View our Publications Ethics and Malpractice Statement

Featured Articles

Editor's Note: Queering Art Education
Courtnie N. Wolfgang

Part 1, Learning to Be Black: Unreconciled Strivings of DL and Black Gay Male Identity
Alphonso Walter Grant

Finding (One)self in Art Education: A Queer Conversation
Darden Bradshaw and Ria

Poster Queers: A Visual Analysis of an LGBTQ+ Film Festival
Jessica L. Huth

Big Gay Church VARchive: Decade One
James H. Sanders III, Mindi Rhoades, Kim Cosier and Courtnie N. Wolfgang

Queer Up! Application of Queer Representation in Art Education
Meng-Jung Yang and Kevin Hsieh

Redefining Controversy and Outness: Honest Queer Art Education in the South
Madison Manning

The Personal Is Pedagogical: Manifesting Queerness in an Academic Department
Dana Carlisle Kletchka, Joni Boyd Acuff, Christine Ballengee Morris, James H. Sanders III and Shari Savage

Exploring the Implications of Melanie Yergeau's Neuroqueer for Art Education
Michelle Attias

Part 2, What It Means to Be Black: DL, Black, and Black Gay Male Images in Media—A Television Criticism
Alphonso Walter Grant

Black on Black on Black on Black: An interview with Artist-Scholar Dr. Blair Ebony Smith
Laura J. Hetrick, Dr. Blair Ebony Smith

Pitfalls and Possibilities of Reciprocal Community Engagement: A Call to the Academy as a Platform for Activism
Injeong Yoon-Ramirez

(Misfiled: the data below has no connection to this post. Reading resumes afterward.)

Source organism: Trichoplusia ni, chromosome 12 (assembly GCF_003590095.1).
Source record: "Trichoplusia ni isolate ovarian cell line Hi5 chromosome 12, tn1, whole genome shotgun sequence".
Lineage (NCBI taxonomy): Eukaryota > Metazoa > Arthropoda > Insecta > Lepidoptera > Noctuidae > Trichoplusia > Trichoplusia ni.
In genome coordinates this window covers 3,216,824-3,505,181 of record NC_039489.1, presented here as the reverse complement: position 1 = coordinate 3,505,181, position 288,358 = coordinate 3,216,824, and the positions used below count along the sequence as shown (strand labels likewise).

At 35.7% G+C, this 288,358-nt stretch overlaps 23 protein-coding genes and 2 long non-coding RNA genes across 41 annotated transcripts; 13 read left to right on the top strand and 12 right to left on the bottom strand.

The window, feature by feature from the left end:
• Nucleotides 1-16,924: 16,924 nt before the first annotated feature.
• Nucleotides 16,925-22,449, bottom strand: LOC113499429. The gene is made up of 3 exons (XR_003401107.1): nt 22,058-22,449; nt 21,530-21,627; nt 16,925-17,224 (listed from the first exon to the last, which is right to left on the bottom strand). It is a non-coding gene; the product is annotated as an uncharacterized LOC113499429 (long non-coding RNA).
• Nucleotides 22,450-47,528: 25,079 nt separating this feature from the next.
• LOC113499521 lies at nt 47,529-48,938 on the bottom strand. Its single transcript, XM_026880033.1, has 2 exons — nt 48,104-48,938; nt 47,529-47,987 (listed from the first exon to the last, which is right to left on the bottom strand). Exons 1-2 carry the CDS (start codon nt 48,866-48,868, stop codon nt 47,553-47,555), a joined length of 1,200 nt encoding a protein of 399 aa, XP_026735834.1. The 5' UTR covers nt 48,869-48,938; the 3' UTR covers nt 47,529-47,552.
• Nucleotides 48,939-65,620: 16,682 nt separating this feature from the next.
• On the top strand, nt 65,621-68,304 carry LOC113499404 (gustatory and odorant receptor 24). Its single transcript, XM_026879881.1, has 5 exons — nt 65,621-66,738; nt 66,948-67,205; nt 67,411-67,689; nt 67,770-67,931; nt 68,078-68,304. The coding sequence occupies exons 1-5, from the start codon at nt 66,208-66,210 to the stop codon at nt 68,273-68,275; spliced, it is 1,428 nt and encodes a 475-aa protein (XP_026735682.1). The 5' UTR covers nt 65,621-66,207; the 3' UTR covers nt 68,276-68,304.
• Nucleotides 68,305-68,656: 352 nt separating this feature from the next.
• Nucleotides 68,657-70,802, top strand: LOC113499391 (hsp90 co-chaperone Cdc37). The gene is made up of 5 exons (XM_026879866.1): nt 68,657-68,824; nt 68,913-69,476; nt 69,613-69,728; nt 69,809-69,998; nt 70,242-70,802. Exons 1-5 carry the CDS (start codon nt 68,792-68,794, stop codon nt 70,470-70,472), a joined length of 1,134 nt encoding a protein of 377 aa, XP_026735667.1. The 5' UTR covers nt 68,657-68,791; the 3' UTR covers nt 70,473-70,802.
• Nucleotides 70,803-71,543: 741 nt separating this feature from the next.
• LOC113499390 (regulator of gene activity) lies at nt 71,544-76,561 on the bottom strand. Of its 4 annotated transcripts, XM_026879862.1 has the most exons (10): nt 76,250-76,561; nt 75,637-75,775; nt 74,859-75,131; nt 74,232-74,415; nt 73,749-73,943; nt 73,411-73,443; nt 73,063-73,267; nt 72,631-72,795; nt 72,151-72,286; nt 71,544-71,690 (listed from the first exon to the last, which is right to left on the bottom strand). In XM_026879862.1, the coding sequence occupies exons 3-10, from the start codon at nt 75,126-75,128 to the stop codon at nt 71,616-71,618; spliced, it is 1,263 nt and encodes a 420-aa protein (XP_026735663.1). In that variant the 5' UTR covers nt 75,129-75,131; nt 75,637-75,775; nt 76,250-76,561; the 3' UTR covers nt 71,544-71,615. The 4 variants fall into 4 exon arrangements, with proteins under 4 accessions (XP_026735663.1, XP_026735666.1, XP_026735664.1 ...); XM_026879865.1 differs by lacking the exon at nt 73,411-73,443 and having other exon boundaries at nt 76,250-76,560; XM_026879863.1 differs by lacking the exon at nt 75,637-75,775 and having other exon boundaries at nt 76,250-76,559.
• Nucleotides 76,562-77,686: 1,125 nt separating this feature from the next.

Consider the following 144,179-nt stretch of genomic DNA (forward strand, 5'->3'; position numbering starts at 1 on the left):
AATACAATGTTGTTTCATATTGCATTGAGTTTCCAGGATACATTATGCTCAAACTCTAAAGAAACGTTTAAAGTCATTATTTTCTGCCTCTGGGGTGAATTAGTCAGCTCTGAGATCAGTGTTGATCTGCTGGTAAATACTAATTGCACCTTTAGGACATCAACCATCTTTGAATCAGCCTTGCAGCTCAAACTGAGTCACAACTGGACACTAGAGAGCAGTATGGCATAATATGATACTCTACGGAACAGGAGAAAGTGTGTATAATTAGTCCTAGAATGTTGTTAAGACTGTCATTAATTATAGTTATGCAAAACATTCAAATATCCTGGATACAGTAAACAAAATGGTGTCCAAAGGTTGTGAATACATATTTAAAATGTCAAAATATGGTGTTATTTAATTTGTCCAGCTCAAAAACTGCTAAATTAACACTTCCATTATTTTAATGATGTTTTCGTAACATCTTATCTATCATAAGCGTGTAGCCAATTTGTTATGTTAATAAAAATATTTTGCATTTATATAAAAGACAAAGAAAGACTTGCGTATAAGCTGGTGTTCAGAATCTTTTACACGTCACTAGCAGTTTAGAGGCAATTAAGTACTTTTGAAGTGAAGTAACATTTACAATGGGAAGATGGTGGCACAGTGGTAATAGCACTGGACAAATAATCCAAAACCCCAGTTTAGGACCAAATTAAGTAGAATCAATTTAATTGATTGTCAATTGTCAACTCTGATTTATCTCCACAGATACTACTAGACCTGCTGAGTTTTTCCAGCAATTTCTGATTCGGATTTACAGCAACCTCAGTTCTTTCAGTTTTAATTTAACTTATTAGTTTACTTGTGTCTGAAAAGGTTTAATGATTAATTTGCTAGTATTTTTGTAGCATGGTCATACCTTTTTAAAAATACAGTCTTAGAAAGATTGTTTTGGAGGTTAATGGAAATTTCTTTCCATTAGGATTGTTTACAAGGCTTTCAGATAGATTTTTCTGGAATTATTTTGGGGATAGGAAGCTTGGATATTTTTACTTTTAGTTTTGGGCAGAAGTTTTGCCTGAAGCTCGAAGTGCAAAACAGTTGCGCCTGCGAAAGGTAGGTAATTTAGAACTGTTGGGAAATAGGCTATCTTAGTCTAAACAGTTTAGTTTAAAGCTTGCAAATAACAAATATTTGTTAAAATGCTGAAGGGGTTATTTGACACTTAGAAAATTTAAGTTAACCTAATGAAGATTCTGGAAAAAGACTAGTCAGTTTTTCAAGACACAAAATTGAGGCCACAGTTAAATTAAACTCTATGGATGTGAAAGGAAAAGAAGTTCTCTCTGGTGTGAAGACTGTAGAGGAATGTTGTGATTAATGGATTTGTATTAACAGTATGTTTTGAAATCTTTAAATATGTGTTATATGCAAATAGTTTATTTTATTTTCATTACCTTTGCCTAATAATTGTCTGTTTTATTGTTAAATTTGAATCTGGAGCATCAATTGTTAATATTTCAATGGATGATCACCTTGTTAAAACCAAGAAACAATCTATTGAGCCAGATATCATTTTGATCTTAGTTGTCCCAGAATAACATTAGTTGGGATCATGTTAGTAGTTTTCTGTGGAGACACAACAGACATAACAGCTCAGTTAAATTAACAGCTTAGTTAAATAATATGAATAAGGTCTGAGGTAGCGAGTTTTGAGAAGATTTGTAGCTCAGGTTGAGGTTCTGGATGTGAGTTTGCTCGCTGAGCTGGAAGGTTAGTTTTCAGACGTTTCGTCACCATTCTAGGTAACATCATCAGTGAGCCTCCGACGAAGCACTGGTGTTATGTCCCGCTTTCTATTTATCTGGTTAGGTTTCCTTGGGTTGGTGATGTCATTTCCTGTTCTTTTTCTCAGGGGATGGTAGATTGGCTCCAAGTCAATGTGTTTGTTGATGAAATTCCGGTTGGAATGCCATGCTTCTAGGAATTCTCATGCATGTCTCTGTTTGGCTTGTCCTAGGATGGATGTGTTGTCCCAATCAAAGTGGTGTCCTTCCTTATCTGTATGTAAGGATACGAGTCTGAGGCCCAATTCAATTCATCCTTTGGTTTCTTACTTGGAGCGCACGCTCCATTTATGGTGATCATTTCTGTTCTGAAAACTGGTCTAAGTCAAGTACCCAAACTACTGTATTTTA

Collage as Epistemology: Construction—Deconstruction—Reconstruction
Elizabeth R. Graham, David E. Gussak

"If a Black Woman Had Done It": The Beliefs and Attitudes of Black Women K–12 Art Educators' Curricular Experiences
Indira Bailey

Bringing Pieces of Myself Home to Myself
Nicole Y. S. Lee

Mentoring Future Academics: A College Teaching Course for the Visual Arts
Erin J. Hoppe; Shari L. Savage

Craft as Care-Full Correspondence
Amber Ward; Jennifer Harness Wilkinson

Tracing Images of Precarity: Sketching, Mourning, and a Relational Making Practice
Heather Kaplan

Black Girls and Korean Popular Culture: Embodying Identity as a Multiple Self through Portraiture Photography
Hyunji Kwon

Toward Provocations for Playing with Games as Technologies
Hong-An Wu

To You From We: An Experimental Essay and Exhibition Addressed to You (the Reader) in Eager Anticipation of Your Response
Angela I. Baldus

Irresistible Invitations: Relational Possibilities in Collaborative Tea Experience
samantha shoppell

(Mis)Archiving the Archive
Kaleb Ostraff

Re-imaging Care in the Art Classroom: An In-Depth and Applied Book Review of Art-Care Practices for Restoring the Communal: Education, Co-inquiry, and Healing by Barbara A. Bickel and R. Michael Fisher
Kate Wurtzel

Data Visualization of Artists’ Responses to Violence Against Women: Art Activism for Pedagogy
Lauren Stetz